Allez Cuisine!: UT students compete in their own Iron ChefWritten by Amy Campbell | | firstname.lastname@example.org
I watch every competitive cooking show I can find, but I still wonder at the fact that they exist at all – and perhaps more to the point that cooks, from pros to “The Worst Cooks in America,” clamor to participate. My own kitchen abilities have come a long way over the last couple of years, but I’m quite sure that putting them to work in a contest setting would give me PTCD – Post Traumatic Cooking Disorder – for months to come.
That’s why I was so impressed with the students participating in the University of Toledo’s Iron Chef Competition last week. Five teams of students from the University’s Living Learning Communities competed as part of Crib Notes: A First Year Experience Program of Shared Passions, which offers informal, interactive programs and discussions in the residence halls. I was lucky enough to be a member of the judging panel for the event, which was a great fit for my primary culinary skill, eating.
The Living Learning Communities (LLCs) are made up of students who share similar interests. Some groups are directly tied to a program of study such as Engineering and Politics, while others are connected by a common theme such as multiculturalism or the arts. As members of an LLC students have the opportunity to live with others who share their interests, interact with professors outside of the classroom and attend special programs related to their community’s theme.
The contest rules were similar to those on the Iron Chef TV show: the teams – made up of three students, an advisor and a chef from one of the UT dining venues – had one hour to make a savory dish featuring the “secret ingredient,” which was announced with a flourish and turned out to be potatoes. There were seven varieties available, and the teams rushed to the altar to claim their favorites, along with hotel pans of additional, predetermined ingredients that served as the pantry.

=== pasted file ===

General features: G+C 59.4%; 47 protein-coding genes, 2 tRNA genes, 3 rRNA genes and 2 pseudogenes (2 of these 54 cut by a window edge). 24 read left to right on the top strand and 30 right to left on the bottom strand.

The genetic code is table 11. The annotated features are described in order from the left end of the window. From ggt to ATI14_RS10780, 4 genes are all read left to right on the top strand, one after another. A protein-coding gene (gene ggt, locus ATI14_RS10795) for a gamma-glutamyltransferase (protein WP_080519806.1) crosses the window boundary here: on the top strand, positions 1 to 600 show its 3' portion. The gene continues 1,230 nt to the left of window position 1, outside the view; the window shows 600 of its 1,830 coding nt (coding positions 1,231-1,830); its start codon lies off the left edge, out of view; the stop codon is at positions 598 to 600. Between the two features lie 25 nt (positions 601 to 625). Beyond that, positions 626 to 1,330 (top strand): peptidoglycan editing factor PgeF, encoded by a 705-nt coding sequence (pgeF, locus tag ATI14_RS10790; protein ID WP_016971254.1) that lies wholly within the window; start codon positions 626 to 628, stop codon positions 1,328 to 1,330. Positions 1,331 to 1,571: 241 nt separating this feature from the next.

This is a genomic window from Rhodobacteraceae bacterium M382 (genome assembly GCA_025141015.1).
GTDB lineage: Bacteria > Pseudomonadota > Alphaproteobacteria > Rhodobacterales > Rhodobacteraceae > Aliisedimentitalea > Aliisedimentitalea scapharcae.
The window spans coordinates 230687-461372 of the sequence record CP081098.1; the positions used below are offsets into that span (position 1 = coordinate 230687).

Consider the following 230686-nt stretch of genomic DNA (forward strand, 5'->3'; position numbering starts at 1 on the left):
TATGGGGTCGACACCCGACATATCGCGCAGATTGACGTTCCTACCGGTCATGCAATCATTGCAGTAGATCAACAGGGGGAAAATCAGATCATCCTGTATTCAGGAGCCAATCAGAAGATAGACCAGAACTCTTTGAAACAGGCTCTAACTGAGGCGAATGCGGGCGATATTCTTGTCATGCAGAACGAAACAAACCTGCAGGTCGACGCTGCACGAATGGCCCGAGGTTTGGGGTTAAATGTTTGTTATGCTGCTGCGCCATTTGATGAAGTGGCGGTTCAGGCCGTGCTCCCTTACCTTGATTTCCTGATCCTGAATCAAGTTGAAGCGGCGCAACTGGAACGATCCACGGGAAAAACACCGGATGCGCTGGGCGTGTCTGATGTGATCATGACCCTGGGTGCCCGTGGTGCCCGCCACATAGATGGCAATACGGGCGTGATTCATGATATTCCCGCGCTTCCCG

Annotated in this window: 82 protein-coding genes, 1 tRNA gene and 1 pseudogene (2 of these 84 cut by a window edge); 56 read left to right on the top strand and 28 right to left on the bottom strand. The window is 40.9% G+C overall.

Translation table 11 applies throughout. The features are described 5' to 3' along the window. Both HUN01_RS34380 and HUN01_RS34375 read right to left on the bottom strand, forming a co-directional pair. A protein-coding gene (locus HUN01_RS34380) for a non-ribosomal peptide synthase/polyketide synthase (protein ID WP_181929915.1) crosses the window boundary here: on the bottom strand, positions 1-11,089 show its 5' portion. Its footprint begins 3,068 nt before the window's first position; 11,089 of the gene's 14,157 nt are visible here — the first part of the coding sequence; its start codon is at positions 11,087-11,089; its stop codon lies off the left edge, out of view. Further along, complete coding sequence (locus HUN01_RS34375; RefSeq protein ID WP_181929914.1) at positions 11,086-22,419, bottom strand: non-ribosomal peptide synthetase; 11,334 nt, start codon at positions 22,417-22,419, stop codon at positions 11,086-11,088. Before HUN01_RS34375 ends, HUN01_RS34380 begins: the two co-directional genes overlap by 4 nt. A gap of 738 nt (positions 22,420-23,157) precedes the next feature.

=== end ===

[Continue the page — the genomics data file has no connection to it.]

For the next hour the students sliced, diced and sautéed, with their chefs standing by to offer guidance. At least two of the teams got professional instruction on how to dice an onion in a hurry; another seemed to have missed that lesson, and I feared for the chopper’s fingers.
During the cooking hour, a couple of other extraordinary things were going on, most notably, dinner. The competition started at 4 p.m. and the dining hall was open for business despite the contest. Dining hall employees not only staffed their stations and served dinner as teams worked on either side of them, they didn’t give the least indication that the situation was even unusual, let alone nerve wracking or inconvenient. I can’t even make small talk while I’m cooking. Kudos to the hungry student-patrons, too, who were very patient with judges and photographers getting in the way of their dinner.
Meanwhile, UT chef Shawn Simpson was something of a toque-clad superhero, running between the team he was advising and the cooking demo he was giving in the dining room. He showed no signs of stress, either, even when yours truly started asking cooking questions. His lobster mac & cheese with ancho chili was delicious. I overheard one judge say to another, “That’s the best thing you’ll have all night.”
When the hour was up, teams presented their creations to judges who ranged from…well, me, to area chefs, UT administrators and Toledo Mayor Mike Bell. We were offered two soups, double stuffed redskin potato cups, potato and ground beef hash and a vegetarian option, potato pancakes with fresh salsa. It was a starch-stravaganza, with bacon featured prominently as well. Double-stuffed potato cups? Stuffed with ground beef and bacon, of course. The potato pancakes, a great idea if not the best dish, was the only bacon-free offering.
All the teams made a good showing, especially considering the long-cooking secret ingredient, but in the end it was Team Orange, from the Multicultural Leadership & Service LLC, that took first place with its double-stuffed redskin potato cups. The Orange Team’s dish was deemed the best, but the hit of the evening was the award it received: a gleaming gold trophy, topped with Mr. Potato Head